Announcing the First Class of the OC Food Hall of Fame!
Illustration by Jeff Drew
It's been a long road, but Orange County finally gets proper nationwide recognition as a place where important food happens, where people look for the next big trends instead of us waiting four years before ripping off something from Los Angeles (seriously, those of y'all who create "concepts"? Nashville hot chicken is SO 2013). So in that spirit, we present the inaugural Orange County Food Hall of Fame. The following people, chains, restaurants, dishes, and even fruits and vegetables all played an important role in defining Orange County food culture, and many of them went on to influence eaters nationwide. No, seriously: I recently ate at a restaurant in Chattanooga that offered a Southern take on aguachile, the Mexican seafood dish immortalized by Carlos Salgado at his Taco María in Costa Mesa. It was okay, but its taste wasn't the point: It's that we've finally arrived.
Remember: This is a Hall of Fame, not the Greatest or Most Beloved Restaurants of All Time. And this is the inaugural class, which means many worthy people were left off (maybe next year, Mother's Market!). But it's time we recognize our pioneers, in alphabetical order, and teach youngsters about the legends. Know your OC food history!
Afters Ice Cream. It's amazing that no one ever thought of stuffing ice cream into doughnuts until Andy Nguyen and Scott Nghiem debuted their milky buns in 2014. The dessert is now slowly conquering the United States—watch out, Choco Taco. Various locations; www.aftersicecream.com.
Sayre (in suit) surrounded by SanTana's lonchera class; Alebrije's Grill owner Albert Hernandez is in red
Photo by Jeanette Duran
Alebrije's Grill. In addition to its delicious, chilango-inspired food and the legendary taco acorazado (battleship taco, a beautiful beast of breaded beef, rice, cactus and cheese on a corn tortilla as thick as a pinkie), Alebrije's has led loncheros for more than a decade in the fight against loser politicians who want to ban taco trucks in SanTana. In 2006, founder Roberto Guzmán filed a successful lawsuit against the city that won the right for taco trucks to park without harassment, sparking a scene in Southern California rivaled only by Los Angeles. Now, current Alebrije's owner Albert Hernandez is rallying his colleagues in another fight because the current City Council threatened to legislate them out of existence earlier this year. A taco man for mayor! On the corner of Main and Cubbon streets, SanTana.
Alex Foods Inc. Sonoran migrant Alejandro Morales began selling tamales in Anaheim from a horse-drawn wagon in 1894—and an empire was born. His XLNT beef tamales, fat and soft and delicious, were Southern California's favorite frozen tamales for decades and are still available at supermarkets; his Alex Foods Inc. scored a commissary contract for many of Disneyland's first restaurants when the theme park opened in 1955. That's where an Alex Food worker invented Doritos, which were first manufactured at the factory on what's now the corner of Lemon Street and Carl Karcher Way in 1966. www.xlntfoods.com.
Alta Coffee. Gypsy Den before the Gypsy Den—and still great more than 30 years later—Alta brought back a bohemian vibe to OC coffeehouses after many were shut down in the 1960s. It doesn't get nearly enough credit for this—until now. 506 31st St., Newport Beach, (949) 675-0233; www.alta-coffee-co.com.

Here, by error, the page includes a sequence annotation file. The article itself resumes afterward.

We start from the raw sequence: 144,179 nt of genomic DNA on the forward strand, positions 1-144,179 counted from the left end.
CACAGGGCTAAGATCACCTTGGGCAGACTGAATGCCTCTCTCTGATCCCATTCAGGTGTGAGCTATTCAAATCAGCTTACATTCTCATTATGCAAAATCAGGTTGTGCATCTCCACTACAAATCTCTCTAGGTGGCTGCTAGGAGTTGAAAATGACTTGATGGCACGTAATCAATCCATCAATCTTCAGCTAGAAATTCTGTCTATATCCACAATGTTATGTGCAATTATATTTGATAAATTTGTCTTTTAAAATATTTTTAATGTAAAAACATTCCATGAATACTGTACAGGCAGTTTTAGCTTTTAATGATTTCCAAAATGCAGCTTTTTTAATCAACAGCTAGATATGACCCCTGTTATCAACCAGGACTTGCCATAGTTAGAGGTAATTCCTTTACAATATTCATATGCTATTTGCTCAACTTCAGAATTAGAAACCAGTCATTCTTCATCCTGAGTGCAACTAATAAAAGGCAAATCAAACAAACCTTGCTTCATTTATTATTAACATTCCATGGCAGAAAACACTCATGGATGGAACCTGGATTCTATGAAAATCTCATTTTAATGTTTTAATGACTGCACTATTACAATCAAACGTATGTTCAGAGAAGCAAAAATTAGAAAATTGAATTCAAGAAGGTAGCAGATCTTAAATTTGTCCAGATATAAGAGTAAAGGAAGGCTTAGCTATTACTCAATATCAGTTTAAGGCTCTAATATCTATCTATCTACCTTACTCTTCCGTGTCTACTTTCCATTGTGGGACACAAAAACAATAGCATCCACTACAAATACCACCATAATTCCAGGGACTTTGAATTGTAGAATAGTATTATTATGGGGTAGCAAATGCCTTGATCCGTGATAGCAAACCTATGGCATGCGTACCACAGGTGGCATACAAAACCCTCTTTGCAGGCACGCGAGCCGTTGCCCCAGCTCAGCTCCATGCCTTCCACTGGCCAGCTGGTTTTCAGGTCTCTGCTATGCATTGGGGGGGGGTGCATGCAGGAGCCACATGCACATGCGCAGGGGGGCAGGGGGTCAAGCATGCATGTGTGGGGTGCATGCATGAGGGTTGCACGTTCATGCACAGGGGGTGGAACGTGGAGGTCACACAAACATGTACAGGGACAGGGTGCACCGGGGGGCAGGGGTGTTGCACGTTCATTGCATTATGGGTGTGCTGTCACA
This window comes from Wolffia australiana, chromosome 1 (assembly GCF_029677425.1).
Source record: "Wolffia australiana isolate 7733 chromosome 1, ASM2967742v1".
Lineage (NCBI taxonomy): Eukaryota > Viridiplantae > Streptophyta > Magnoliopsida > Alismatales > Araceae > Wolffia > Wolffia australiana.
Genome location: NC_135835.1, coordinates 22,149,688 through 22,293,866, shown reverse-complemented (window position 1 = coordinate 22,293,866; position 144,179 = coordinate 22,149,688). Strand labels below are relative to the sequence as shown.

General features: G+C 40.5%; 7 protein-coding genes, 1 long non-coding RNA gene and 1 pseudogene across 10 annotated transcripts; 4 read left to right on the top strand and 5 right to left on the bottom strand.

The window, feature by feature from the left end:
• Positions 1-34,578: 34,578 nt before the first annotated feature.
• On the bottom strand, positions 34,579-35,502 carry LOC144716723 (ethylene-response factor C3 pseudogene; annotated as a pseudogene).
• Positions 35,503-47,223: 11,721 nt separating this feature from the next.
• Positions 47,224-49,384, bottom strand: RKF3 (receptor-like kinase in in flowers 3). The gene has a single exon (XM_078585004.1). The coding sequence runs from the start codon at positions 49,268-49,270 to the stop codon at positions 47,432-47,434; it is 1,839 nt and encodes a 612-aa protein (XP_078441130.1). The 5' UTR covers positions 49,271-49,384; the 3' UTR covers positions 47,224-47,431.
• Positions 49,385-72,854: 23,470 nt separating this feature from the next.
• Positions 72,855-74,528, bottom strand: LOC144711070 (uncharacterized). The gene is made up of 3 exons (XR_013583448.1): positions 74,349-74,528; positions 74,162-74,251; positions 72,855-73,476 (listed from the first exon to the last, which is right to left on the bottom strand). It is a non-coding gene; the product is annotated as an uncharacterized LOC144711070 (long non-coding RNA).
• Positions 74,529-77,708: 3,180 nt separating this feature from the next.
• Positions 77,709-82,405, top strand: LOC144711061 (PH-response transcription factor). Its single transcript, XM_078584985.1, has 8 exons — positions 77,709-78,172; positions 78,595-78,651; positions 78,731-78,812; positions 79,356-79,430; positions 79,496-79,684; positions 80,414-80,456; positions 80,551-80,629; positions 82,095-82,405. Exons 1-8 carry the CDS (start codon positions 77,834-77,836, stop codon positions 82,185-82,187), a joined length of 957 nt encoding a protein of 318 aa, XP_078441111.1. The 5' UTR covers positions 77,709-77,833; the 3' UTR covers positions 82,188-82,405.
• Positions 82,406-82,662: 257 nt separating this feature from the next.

Anaheim Pepper. Fuck oranges; this Anaheim-by-way-of-New Mexico pepper is our most famous culinary export, even if it's not exactly the best pepper around (get poblanos to make your chile rellenos, instead). Consider it the Rube Marquard of this list.
At Home On the Range. Orange County gave the world three cult TV shows: Hot Seat With Wally George, Robert Schuller's Hour of Power, and this 1990s cooking program, which paired RV magnate John Crean with self-proclaimed ditzy redhead Barbara Venezia. You can watch nearly all the episodes online and witness the two invent many of the onscreen hijinks everyone now uses on their YouTube cooking channels, Snaps and Instagram stories: the mugging, the wisecracks, and the Burns-and-Allen back-and-forth between Crean and Venezia as they tried to cook everything from ribs to dog food. www.hotrange.com.
Break of Dawn. The first buzz restaurant of our internet age—you gotta try this place in Laguna Hills! Yes, Laguna Hills!—is also historic: Chef Dee Nguyen was OC's first Vietnamese cook to gain acclaim for something other than his native cuisine, offering breakfast and brunch that jumped from the Mekong to Paris to Mexico to Hawaii and Route 66 diners. He was also on the pop-up restaurant trend years before everyone else—#respect. 24291 Avenida De La Carlota, Laguna Hills, (949) 587-9418; breakofdawnrestaurant.com.
Brodard. The Dang family didn't introduce nem nuong cuon to Orange County, but it did popularize the pork spring rolls to the extent that Brodard is one of the most famous Vietnamese restaurants in the United States. People take the spring rolls across the country in suitcases, so delicious they are! An upcoming move to Fountain Valley will reduce the wait from about an hour to 30 minutes—and it'll still be worth it. 9892 Westminster Ave., Ste. R, Garden Grove, (714) 530-1744; brodard.net.Next Page
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